If you give black 1 extra tempo, the king can slip away, however on-board black has no useful moves and MUST defend g7++ with the rook

  14. Robert Fischer? Never heard any call him Robert before =)

  15. Knight to G6, pawn must take knight ; Pawn to F7, Quen takes pawn, Rook takes queen…then no matter what black does the gig is up… Queen takes pawn H7 mate. Thank you ! It was fun.

  16. At 4:50, black can move the rock to G7, or even Queen F6, can they not? And then end up castling on the queen side.

  17. h3 was an innacuracy by Fischer! He could play fxe5 and force Bxf3 avoinding h3 and thus saving a tempo (if you do not take the night and instead you capture back on e5 then bxf7+ Kxf7 Nxe5 forking king and bishop).

  18. Игорь, вы не спрячете свой акцент. Я вам гарантирую)

  19. Love the sleeping cat in the background!

  20. Kindly provide white’s next move if after Knightf3 black responded with knight g5? I’ve been struggling to find out the best reply by white. Thank you very much, sir and more power.

  21. Thats a good open because youwin the horse if he takes your horse.

  22. You talk too much like an insane woman

  23. I love the timing on your vid and the recap at the end! Attention Spand for somebody like me it’s perfect. thanks man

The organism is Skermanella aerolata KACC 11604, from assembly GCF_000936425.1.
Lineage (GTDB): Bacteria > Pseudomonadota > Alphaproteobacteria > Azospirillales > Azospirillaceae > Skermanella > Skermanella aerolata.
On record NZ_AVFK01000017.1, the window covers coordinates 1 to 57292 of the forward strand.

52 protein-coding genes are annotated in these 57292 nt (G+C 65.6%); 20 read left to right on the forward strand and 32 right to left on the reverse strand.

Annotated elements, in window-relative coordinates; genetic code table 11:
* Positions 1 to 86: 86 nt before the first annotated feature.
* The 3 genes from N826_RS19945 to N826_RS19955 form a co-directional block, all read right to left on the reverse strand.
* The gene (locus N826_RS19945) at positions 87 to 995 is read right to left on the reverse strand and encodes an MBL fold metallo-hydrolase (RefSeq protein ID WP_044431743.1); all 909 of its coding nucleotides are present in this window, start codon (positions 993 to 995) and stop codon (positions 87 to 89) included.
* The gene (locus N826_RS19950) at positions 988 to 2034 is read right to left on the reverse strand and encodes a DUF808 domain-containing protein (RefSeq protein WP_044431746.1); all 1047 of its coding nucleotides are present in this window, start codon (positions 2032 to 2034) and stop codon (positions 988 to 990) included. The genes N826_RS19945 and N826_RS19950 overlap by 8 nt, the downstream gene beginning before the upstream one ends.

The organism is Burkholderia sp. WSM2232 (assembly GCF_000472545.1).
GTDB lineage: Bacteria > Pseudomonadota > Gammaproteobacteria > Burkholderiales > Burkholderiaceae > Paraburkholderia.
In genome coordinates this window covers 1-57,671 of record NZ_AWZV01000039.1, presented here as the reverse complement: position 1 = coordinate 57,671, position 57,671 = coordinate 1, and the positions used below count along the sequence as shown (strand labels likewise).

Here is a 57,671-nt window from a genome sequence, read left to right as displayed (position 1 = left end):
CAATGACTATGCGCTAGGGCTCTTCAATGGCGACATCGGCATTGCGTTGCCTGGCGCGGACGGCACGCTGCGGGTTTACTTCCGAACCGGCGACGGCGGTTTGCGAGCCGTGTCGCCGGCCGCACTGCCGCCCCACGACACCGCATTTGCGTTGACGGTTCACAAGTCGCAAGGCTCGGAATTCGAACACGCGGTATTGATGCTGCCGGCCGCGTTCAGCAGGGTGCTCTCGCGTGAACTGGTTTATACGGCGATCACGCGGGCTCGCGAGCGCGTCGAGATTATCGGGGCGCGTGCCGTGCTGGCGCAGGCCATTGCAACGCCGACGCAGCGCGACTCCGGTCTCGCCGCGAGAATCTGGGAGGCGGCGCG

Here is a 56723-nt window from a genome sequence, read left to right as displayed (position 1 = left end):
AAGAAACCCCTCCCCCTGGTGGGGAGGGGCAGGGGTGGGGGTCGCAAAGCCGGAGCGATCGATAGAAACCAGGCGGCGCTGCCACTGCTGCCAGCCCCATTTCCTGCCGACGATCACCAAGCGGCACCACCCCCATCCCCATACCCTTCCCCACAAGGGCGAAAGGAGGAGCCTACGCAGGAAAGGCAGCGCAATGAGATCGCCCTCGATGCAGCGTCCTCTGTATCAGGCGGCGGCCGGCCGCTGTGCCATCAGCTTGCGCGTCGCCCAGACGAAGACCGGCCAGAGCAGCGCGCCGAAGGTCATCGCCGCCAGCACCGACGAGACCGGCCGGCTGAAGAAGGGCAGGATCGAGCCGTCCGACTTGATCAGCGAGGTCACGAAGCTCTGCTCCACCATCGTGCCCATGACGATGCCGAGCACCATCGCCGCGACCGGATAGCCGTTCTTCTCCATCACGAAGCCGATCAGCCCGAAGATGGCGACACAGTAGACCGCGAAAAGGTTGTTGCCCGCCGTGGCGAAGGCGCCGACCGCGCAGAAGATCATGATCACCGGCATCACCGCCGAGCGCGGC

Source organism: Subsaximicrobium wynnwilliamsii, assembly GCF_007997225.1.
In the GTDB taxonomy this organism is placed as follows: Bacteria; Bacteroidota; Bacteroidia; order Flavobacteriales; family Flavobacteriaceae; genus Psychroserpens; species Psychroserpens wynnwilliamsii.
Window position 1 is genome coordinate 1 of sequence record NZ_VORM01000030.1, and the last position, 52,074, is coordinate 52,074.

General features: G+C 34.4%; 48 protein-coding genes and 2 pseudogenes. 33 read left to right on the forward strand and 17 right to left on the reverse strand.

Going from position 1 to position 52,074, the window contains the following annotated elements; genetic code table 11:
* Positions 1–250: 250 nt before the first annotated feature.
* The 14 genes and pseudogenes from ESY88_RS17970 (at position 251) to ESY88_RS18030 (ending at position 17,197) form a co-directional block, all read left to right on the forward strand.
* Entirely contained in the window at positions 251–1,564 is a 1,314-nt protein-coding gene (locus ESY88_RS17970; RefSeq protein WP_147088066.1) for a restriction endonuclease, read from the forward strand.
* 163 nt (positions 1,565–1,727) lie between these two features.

24. Taking the pawn on f4 (and just letting white get it back) and doing something like Be6 seems a bit better than trading with a knight…

  25. Try Ktf3 any move by black kt g5 and black has no reply?

  26. Puzzle:
    Knight e5 takes pawn g6. Pawn f7 takes Knight g6. Pawn f6 to f7…
    1) If Queen b7 takes the pawn f7. Rook g1 is ready to take Queen back. Any move black makes after that. Queen h6 takes pawn h7 and it’s checkmate.
    2) If Rook g8 moves to f8, then Queen h6 takes Rook f8 and it’s checkmate.

  27. 1. Nxg6+ fxg6 2.f7 Rf8 3.Qxf8# OR 2. f7 Qxf7 3.Rxf7 ( any random move for black ) Qxh7# OR 2. f7 (random move) 3. f8=Q RxQf8 4. Qxf8# plus you have even more possibilities which still end in an inevitable checkmate.

  28. Hi Igor, but here black lost the chance of forking the the knight and bishop in the 3. move of the game!

  29. Igor – thank you for the video. How does white prepare for black’s counterblow move after 4….Nxe4 , after 1. e4 e5; 2.Bc4 Nf6; Nc3 ?

  30. My problem is, im so bad that my opponents never play logical moves.

  31. 1-Rook to f4
    2-Queen take on h7
    3-Rook to h4 mate

  32. After this video I have felt like 1/100 of Fisher – God shine on his soul.

  33. 1.Nf3 2.Ng5 3.Q×h7 Mata.
    Rh1 doesn't work because of the pawn on e3. And N×g6 either because of the Queen on b2.

  34. After Qg3, what about G6? I would play this but can't be sure until I know what to do

  35. 4:30 black can castle which is the best move and after white plays fxe5 black plays knight h5 attacking the queen and balck is better

  36. Qxg7 then I play Kd7 I go for hand castles hhh

  37. Rh1-e2 or whatever black move
    Qxh7+-Kxh7
    Kg1 mate

  38. Instead of 3. Bc5? black can play 3. Nxe4! with advantage. For this reason most players choose 3. d3

Leave a Reply

Your email address will not be published. Required fields are marked *